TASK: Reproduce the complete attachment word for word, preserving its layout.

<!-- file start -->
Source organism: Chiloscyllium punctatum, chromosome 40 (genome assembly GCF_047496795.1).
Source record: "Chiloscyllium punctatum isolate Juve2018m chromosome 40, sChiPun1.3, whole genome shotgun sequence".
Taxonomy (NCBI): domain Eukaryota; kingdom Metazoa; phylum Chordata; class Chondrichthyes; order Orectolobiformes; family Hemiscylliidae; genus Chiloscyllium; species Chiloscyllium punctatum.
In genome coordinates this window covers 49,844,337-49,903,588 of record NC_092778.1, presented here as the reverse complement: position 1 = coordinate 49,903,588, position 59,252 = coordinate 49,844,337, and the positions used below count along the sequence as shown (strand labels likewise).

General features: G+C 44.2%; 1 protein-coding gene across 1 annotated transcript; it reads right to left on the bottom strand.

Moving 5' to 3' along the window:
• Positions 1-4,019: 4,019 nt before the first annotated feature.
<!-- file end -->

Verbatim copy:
Source organism: Chiloscyllium punctatum, chromosome 40 (genome assembly GCF_047496795.1).
Source record: "Chiloscyllium punctatum isolate Juve2018m chromosome 40, sChiPun1.3, whole genome shotgun sequence".
Taxonomy (NCBI): domain Eukaryota; kingdom Metazoa; phylum Chordata; class Chondrichthyes; order Orectolobiformes; family Hemiscylliidae; genus Chiloscyllium; species Chiloscyllium punctatum.
In genome coordinates this window covers 49,844,337-49,903,588 of record NC_092778.1, presented here as the reverse complement: position 1 = coordinate 49,903,588, position 59,252 = coordinate 49,844,337, and the positions used below count along the sequence as shown (strand labels likewise).

General features: G+C 44.2%; 1 protein-coding gene across 1 annotated transcript; it reads right to left on the bottom strand.

Moving 5' to 3' along the window:
• Positions 1-4,019: 4,019 nt before the first annotated feature.